“Reliable groundstrokes of fine length enabled von Cramm to continue his forecourt attack in the second set. He came within a point of a breakthrough in the sixth set, and, though foiled at this point, he kept his odd game lead up to 5-4 and 6-5. Budge reached 40-0 in the twelfth game. At this point his service failed him. He was caught at deuce, and conceding a forehand error for ‘vantage out, saw von Cramm leap across to make a winning volley to win the set.

    “Clearly von Cramm would not be able to maintain such hurricane tactics without an easy [?] The two sets had required sixty-five minutes’ play. It was therefore no surprise when he remained on his baseline in the third set, exploiting drop shots as he recovered his energies. He lost his service in the first game, and again in the fifth, and made little effort to force the pace thereafter, the set going to Budge at 6-4

    “The interval may have refreshed von Cramm, but his touch had disappeared in the fourth set. He lost his first two services for 0-3 against Budge’s superior control, and could make no impression on the American’s service, winning only three points all told in Budge’s three following deliveries. Two sets-all.

    “Von Cramm braced at the start of the fifth set, and, re-finding his first set form, advanced to 2-1 on service, backed up by forceful volleying, and broke through for 3-1. Budge’s forehand was inclined to wilt when attacked hard, and he conceded three groundstroke errors in losing his delivery to 30. Two more forehand errors from Budge helped von Cramm to go ahead to 4-1 to love.

    “The fortunes of the match changed in surprising manner in the following games. Budge won his service for 2-4, and recovered further lost ground in breaking through (to 15) for 3-4 on the German’s errors. Von Cramm lost an invaluable chance of victory when he failed to clinch game point (twice) for a 5-3 lead, hitting down a service return and clearing the line with his passing shot. In turn, Budge held the game point for 5-4, but failed to clinch it. However, he won the tenth game safely with the loss of one point. Five-all.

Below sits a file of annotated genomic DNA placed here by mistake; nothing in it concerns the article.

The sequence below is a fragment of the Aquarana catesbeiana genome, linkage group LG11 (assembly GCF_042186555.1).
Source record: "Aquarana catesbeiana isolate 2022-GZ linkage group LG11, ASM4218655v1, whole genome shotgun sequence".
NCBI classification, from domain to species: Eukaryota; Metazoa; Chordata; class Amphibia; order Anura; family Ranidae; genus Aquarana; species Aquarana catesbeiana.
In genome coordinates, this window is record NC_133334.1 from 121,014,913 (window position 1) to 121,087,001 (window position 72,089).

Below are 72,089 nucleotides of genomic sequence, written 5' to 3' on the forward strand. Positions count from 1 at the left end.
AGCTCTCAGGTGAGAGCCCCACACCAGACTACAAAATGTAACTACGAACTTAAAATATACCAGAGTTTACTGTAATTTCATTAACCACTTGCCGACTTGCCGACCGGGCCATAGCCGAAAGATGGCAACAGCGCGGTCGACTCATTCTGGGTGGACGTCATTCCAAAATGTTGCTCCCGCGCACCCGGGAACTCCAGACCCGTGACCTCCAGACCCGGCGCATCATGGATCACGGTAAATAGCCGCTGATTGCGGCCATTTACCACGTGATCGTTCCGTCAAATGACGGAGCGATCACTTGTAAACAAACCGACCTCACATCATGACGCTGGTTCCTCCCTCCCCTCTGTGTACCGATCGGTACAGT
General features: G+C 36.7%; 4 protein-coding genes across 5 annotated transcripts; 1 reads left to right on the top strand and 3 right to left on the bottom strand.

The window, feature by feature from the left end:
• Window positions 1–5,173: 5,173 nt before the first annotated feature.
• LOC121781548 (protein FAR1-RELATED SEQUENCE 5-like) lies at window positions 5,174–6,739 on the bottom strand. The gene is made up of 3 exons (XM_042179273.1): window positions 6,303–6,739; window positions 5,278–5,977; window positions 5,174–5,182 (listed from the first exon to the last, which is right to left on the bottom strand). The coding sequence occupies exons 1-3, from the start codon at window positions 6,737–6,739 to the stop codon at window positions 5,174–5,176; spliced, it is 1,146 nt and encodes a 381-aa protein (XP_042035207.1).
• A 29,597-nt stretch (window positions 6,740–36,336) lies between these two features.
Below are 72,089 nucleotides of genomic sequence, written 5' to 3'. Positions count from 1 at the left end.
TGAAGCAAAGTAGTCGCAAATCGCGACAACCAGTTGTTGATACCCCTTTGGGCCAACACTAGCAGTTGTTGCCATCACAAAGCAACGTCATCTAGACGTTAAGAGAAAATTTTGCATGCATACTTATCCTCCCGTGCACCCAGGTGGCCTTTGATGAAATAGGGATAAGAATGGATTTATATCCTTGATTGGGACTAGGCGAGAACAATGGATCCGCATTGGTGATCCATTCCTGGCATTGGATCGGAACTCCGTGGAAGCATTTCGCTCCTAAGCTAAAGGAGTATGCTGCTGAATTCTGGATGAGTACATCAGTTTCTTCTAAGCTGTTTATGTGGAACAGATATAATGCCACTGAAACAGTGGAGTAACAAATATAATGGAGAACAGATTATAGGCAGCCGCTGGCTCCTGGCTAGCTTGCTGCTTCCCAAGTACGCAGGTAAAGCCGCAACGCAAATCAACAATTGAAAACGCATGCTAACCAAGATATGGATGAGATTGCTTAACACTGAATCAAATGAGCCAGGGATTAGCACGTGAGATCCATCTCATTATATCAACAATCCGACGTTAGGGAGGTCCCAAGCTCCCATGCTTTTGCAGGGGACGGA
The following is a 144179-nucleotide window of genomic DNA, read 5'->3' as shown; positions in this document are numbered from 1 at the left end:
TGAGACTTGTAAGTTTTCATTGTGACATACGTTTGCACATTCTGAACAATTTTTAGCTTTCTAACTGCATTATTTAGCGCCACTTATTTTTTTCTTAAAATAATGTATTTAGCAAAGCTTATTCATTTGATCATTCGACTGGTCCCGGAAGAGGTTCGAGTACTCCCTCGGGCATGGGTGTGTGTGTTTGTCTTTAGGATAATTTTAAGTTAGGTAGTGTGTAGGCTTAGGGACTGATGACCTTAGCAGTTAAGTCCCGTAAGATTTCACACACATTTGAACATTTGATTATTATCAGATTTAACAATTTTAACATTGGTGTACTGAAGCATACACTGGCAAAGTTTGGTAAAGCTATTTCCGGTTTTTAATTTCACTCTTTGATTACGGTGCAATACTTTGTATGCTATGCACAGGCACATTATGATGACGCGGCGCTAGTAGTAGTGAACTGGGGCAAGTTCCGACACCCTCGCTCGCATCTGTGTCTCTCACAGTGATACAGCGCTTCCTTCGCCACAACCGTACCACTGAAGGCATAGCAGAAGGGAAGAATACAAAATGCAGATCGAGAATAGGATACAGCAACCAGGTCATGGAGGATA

“Two love games left the score at 6-all, and Budge covered his court magnificently in the 13th game in breaking through to love, forcing an error from the German, scoring with a passing shot, and again making his opponent concede two forehand errors as he commanded the net position. The fourteenth and last game required 18 points. Von Cramm courageously saved two match points by winning service returns, and two more on Budge’s errors. Eventually von Cramm carried the lines again, and Budge hit a winning passing shot to gain the victory after two hours and fifteen minutes’ play.

    “The stroke analysis shows that winner and loser were practically equal at the finish on winning drives, volleys and service aces. Budge scored more passing shots (19 to 13), made the fewer driving errors (54 to 61) and the fewer volleying errors (3 to 11). Budge scored 113 winning aces and made 60 errors; von Cramm 105 aces and 76 errors. [...]

    “It was the consensus of opinion at the finish that the match was one of the finest, if not the finest, which has ever been seen on the present ground at Wimbledon. The epic between Ellsworth Vines and Jack Crawford in the 1933 Championship final may have maintained a higher level of excellence throughout. On Monday [Tuesday] last von Cramm was not ‘all out’ in the third and fourth sets.

    “The astonishing speed in the exchange of shots reached its peak during the first two sets in which Budge and von Cramm each scored 58 aces, the American conceding 30 errors to his rival’s 25 – statistics which point to the high level of excellence in the great pace maintained by both. Where last Tuesday’s match differed from the 1933 Championship final was in the recovery Budge made in the last set; Crawford and Vines had played level up to 4-all in their fifth set.”
    -----
     
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  14. Dan Lobb

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    This is absolutely historic and incredible footage.
     
  15. pc1

    pc1 G.O.A.T.

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    Nice stuff.